Based on the foregoing, we agree with the trial court that the Plaintiff did not have standing under the UFTA to set aside the transfer of assets made by the non-judgment debtors in the 2008 Real Estate Transfers or the 2010 Merrill Mining LLC Transfer. Accordingly, the trial court properly granted summary judgment to Defendants on these claims.

3. Defendants further argue that, as the trial court found, an additional ground exists to grant summary judgment on Plaintiff's claims to set aside the allegedly fraudulent 2008 Real Estate Transfers which, in addition to being made by a non-judgment debtor, were made before the Loan was assigned to Plaintiff in 2009. Specifically, Defendants argue that Plaintiff's claims to set aside these pre-Loan assignment transfers also fail under our Supreme Court's long-standing precedent in Security Feed & Seed Company of Thomasville, Inc. v. NeSmith, 213 Ga. 783 (102 S.E.2d 37) (1958).

Applying NeSmith, we recently considered this exact issue in RES–GA Hightower, LLC v. Golshani, in which we determined whether “an assignee to a debt [has] standing to assert a claim that the debtor fraudulently conveyed property in violation of ․ the UFTA.” 334 Ga.App. at 176. Although noting that “under the plain terms of the UFTA, an assignee to debt ordinarily would qualify as a ‘creditor’ who has a ‘claim,’ “22 id. at 178(1)(a), we were nevertheless constrained by NeSmith and our Supreme Court's interpretation of Georgia's Anti–Assignment Statute, OCGA § 44–12–24, to hold that because such claims are not assignable under Georgia law, an assignee of debt is precluded from pursuing a pre-assignment fraudulent transfer claim under the UFTA. Golshani, 334 Ga.App. at 180(1)(a).

Although Plaintiff makes a number of arguments23 in an attempt to limit the application of NeSmith, we previously considered and rejected the same or substantially similar arguments in Golshani. Moreover, Plaintiff's attempt to distinguish Golshani as “irrelevant” to the present case by arguing that our opinion “presumes that there is a contract which actually assigns a claim of fraud or fraudulent transfer” (emphasis deleted) is likewise unavailing. Golshani and the present case are factually indistinguishable insofar as both involve standing to assert a fraudulent transfer claim based on the assignment of a debt.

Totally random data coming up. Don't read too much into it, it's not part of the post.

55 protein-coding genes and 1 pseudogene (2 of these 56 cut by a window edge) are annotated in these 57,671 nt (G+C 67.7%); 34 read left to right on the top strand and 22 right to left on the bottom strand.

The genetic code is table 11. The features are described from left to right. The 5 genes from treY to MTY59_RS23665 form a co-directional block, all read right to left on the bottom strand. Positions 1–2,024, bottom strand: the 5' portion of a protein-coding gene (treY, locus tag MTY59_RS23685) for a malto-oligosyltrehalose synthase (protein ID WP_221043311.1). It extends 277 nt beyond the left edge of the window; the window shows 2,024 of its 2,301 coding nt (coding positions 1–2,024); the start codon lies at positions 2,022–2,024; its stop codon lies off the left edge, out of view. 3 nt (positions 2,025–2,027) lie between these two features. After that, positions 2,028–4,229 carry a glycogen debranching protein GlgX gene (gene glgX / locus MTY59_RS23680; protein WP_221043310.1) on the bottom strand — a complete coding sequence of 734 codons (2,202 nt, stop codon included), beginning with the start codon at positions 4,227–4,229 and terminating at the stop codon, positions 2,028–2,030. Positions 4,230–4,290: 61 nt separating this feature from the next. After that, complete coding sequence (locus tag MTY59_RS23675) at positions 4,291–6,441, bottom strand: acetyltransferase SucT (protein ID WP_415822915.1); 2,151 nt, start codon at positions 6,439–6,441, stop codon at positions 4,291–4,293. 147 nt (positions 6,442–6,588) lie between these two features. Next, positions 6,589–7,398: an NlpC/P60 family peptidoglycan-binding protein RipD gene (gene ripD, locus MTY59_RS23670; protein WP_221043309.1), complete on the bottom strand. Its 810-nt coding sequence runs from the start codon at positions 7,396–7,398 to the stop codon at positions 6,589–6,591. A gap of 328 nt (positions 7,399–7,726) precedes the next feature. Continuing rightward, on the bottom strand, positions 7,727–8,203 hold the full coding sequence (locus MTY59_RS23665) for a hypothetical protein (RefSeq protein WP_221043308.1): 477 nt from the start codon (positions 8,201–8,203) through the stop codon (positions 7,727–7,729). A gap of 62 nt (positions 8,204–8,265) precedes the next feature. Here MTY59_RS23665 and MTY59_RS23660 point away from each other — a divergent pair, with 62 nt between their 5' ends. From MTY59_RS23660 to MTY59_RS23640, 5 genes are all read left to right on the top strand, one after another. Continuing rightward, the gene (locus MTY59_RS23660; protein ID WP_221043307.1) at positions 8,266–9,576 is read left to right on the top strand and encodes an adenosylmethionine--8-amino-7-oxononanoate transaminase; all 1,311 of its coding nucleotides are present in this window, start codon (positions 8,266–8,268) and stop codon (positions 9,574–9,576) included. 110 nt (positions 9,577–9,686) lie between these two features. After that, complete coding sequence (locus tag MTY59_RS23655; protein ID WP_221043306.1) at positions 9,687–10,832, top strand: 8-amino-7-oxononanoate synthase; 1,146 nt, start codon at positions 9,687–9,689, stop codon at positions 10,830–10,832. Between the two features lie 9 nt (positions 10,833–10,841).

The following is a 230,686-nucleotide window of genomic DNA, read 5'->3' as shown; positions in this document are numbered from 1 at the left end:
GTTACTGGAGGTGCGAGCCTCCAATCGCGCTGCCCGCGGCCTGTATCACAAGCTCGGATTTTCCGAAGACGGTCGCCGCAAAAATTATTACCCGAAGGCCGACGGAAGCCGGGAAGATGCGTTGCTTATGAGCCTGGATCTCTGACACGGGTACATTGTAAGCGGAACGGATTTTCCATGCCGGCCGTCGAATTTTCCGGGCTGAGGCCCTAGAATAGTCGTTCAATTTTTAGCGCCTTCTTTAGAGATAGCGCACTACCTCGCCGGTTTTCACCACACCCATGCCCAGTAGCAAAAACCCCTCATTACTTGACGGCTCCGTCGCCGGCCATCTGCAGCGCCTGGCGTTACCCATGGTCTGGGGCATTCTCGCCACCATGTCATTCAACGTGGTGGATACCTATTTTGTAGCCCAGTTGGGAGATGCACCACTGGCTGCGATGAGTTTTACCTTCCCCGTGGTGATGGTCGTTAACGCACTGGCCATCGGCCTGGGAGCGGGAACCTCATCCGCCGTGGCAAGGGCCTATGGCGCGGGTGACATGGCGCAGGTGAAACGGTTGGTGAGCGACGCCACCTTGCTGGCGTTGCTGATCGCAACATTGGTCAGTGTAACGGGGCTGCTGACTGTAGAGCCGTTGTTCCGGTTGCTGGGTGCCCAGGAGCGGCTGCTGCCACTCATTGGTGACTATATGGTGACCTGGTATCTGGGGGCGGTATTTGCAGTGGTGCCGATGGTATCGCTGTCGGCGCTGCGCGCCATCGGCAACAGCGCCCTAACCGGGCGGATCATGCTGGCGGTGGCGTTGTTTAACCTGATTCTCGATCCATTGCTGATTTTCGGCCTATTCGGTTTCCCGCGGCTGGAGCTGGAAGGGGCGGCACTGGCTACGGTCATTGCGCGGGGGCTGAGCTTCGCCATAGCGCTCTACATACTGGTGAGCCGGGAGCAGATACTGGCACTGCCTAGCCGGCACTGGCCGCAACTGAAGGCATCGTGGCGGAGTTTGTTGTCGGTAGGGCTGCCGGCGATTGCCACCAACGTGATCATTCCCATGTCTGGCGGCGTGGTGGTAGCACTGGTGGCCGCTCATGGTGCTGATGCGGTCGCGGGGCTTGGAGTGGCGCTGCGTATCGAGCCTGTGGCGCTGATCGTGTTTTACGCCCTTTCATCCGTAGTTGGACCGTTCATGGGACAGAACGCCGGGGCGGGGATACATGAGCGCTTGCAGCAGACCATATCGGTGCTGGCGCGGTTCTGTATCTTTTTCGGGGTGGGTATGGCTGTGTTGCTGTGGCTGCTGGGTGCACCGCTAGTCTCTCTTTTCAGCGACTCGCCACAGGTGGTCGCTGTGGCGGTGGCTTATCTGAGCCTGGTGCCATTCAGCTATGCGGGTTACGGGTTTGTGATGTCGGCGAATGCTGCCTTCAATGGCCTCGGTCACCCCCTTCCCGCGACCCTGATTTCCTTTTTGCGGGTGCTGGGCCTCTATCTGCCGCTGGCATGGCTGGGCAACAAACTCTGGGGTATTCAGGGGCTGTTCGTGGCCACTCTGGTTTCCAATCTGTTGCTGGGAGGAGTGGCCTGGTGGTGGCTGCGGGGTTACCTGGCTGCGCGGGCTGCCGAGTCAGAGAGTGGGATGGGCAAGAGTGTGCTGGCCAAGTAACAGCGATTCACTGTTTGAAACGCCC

It is also important to note, as we did in Golshani, that the General Assembly amended the UFTA in 2015 so that the term “creditor” is now defined as “a person who has a claim, regardless of when the person acquired the claim, together with any successors or assigns.” OCGA § 18–2–71(4) (additional language italicized). Additionally, the 2015 amendment added subsection (c) to OCGA § 18–2–74, so that section now provides that “[i]f a creditor is a successor or assignee, a right of action under subsection (a) of this Code section is automatically assigned to such successor or assignee.” However, these amendments only apply to transfers made or obligations incurred on or after July 1, 2015, and only to a right of action accruing after July 1, 2015, and are of no effect here. See Ga. L.2015, pp. 996, 1029, § 7–1(d). Accordingly, based on the foregoing, we affirm the trial court's order to the extent it determined that Plaintiff does not have standing under the UFTA to contest the transfers that occurred prior to the assignment of the Loan.

4. Lastly, we turn to the only transfer at issue in this case that was made by a Judgment Debtor—the Item Nine Will Trust Transfer. Although Defendants acknowledge, at least implicitly and assuming the Loan was effectively assigned, that Plaintiff has standing as a creditor under the UFTA to pursue this claim, they argue that summary judgment was also properly granted as to this fraudulent transfer claim because it is time-barred pursuant to OCGA § 18–2–79(1).24 That section, which applies to claims such as the ones in this case brought under the actual fraud provisions of OCGA § 18–2–74(a)(1), provides that “[a] cause of action with respect to a fraudulent transfer or obligation ․ is extinguished unless action is brought ․ within four years after the transfer was made or the obligation was incurred or, if later, within one year after the transfer or obligation was or could have reasonably have been discovered by the claimant.” OCGA § 18–2–79(1) (2014).